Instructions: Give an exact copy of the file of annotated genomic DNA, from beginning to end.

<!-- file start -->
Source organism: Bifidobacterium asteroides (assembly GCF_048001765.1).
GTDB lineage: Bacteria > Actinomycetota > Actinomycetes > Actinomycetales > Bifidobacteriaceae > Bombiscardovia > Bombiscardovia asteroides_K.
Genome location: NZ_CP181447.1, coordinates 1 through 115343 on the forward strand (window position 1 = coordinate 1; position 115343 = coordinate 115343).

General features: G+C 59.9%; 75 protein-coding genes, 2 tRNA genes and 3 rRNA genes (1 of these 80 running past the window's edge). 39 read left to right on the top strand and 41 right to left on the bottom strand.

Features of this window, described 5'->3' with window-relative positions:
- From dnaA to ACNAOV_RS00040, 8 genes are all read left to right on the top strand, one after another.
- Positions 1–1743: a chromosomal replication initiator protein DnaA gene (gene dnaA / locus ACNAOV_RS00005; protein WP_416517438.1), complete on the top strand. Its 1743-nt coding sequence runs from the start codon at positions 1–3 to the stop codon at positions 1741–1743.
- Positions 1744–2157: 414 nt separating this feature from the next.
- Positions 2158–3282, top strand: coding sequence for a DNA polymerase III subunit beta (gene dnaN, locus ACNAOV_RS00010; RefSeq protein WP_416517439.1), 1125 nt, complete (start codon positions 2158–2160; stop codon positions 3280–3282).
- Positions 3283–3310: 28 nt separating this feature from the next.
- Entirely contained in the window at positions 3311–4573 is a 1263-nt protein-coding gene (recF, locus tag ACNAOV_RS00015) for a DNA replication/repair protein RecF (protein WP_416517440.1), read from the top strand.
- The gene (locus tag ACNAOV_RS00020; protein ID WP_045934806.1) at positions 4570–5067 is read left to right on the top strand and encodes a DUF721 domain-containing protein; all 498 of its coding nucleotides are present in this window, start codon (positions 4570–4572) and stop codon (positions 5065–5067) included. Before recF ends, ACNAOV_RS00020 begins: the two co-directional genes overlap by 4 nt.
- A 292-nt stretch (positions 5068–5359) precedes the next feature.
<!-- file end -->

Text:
Source organism: Bifidobacterium asteroides (assembly GCF_048001765.1).
GTDB lineage: Bacteria > Actinomycetota > Actinomycetes > Actinomycetales > Bifidobacteriaceae > Bombiscardovia > Bombiscardovia asteroides_K.
Genome location: NZ_CP181447.1, coordinates 1 through 115343 on the forward strand (window position 1 = coordinate 1; position 115343 = coordinate 115343).

General features: G+C 59.9%; 75 protein-coding genes, 2 tRNA genes and 3 rRNA genes (1 of these 80 running past the window's edge). 39 read left to right on the top strand and 41 right to left on the bottom strand.

Features of this window, described 5'->3' with window-relative positions:
- From dnaA to ACNAOV_RS00040, 8 genes are all read left to right on the top strand, one after another.
- Positions 1–1743: a chromosomal replication initiator protein DnaA gene (gene dnaA / locus ACNAOV_RS00005; protein WP_416517438.1), complete on the top strand. Its 1743-nt coding sequence runs from the start codon at positions 1–3 to the stop codon at positions 1741–1743.
- Positions 1744–2157: 414 nt separating this feature from the next.
- Positions 2158–3282, top strand: coding sequence for a DNA polymerase III subunit beta (gene dnaN, locus ACNAOV_RS00010; RefSeq protein WP_416517439.1), 1125 nt, complete (start codon positions 2158–2160; stop codon positions 3280–3282).
- Positions 3283–3310: 28 nt separating this feature from the next.
- Entirely contained in the window at positions 3311–4573 is a 1263-nt protein-coding gene (recF, locus tag ACNAOV_RS00015) for a DNA replication/repair protein RecF (protein WP_416517440.1), read from the top strand.
- The gene (locus tag ACNAOV_RS00020; protein ID WP_045934806.1) at positions 4570–5067 is read left to right on the top strand and encodes a DUF721 domain-containing protein; all 498 of its coding nucleotides are present in this window, start codon (positions 4570–4572) and stop codon (positions 5065–5067) included. Before recF ends, ACNAOV_RS00020 begins: the two co-directional genes overlap by 4 nt.
- A 292-nt stretch (positions 5068–5359) precedes the next feature.